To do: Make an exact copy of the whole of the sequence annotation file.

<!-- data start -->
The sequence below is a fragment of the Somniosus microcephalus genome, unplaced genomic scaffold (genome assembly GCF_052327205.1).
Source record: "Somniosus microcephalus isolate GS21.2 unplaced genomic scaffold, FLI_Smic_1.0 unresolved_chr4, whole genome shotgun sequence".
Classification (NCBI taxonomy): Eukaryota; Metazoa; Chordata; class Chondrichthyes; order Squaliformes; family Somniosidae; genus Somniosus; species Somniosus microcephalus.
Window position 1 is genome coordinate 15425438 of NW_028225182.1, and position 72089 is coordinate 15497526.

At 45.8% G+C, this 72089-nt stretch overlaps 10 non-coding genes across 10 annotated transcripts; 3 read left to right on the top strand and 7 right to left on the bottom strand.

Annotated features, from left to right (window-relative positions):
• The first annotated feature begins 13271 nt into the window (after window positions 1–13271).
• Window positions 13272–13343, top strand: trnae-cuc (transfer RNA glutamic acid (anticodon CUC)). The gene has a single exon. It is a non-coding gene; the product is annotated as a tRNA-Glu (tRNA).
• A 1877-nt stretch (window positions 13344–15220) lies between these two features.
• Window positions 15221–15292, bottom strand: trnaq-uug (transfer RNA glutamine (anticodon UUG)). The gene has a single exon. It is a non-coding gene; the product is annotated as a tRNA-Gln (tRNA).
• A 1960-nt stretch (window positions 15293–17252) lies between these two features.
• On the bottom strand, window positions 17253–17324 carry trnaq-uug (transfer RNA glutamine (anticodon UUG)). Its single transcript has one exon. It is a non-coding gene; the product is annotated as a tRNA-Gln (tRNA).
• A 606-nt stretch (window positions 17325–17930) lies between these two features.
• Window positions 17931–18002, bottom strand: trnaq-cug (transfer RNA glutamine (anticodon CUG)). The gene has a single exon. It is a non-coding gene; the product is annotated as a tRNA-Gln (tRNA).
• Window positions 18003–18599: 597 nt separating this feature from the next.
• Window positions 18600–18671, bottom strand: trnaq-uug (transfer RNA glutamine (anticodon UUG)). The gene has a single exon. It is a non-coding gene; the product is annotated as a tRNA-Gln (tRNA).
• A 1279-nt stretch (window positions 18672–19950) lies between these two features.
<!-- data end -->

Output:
The sequence below is a fragment of the Somniosus microcephalus genome, unplaced genomic scaffold (genome assembly GCF_052327205.1).
Source record: "Somniosus microcephalus isolate GS21.2 unplaced genomic scaffold, FLI_Smic_1.0 unresolved_chr4, whole genome shotgun sequence".
Classification (NCBI taxonomy): Eukaryota; Metazoa; Chordata; class Chondrichthyes; order Squaliformes; family Somniosidae; genus Somniosus; species Somniosus microcephalus.
Window position 1 is genome coordinate 15425438 of NW_028225182.1, and position 72089 is coordinate 15497526.

At 45.8% G+C, this 72089-nt stretch overlaps 10 non-coding genes across 10 annotated transcripts; 3 read left to right on the top strand and 7 right to left on the bottom strand.

Annotated features, from left to right (window-relative positions):
• The first annotated feature begins 13271 nt into the window (after window positions 1–13271).
• Window positions 13272–13343, top strand: trnae-cuc (transfer RNA glutamic acid (anticodon CUC)). The gene has a single exon. It is a non-coding gene; the product is annotated as a tRNA-Glu (tRNA).
• A 1877-nt stretch (window positions 13344–15220) lies between these two features.
• Window positions 15221–15292, bottom strand: trnaq-uug (transfer RNA glutamine (anticodon UUG)). The gene has a single exon. It is a non-coding gene; the product is annotated as a tRNA-Gln (tRNA).
• A 1960-nt stretch (window positions 15293–17252) lies between these two features.
• On the bottom strand, window positions 17253–17324 carry trnaq-uug (transfer RNA glutamine (anticodon UUG)). Its single transcript has one exon. It is a non-coding gene; the product is annotated as a tRNA-Gln (tRNA).
• A 606-nt stretch (window positions 17325–17930) lies between these two features.
• Window positions 17931–18002, bottom strand: trnaq-cug (transfer RNA glutamine (anticodon CUG)). The gene has a single exon. It is a non-coding gene; the product is annotated as a tRNA-Gln (tRNA).
• Window positions 18003–18599: 597 nt separating this feature from the next.
• Window positions 18600–18671, bottom strand: trnaq-uug (transfer RNA glutamine (anticodon UUG)). The gene has a single exon. It is a non-coding gene; the product is annotated as a tRNA-Gln (tRNA).
• A 1279-nt stretch (window positions 18672–19950) lies between these two features.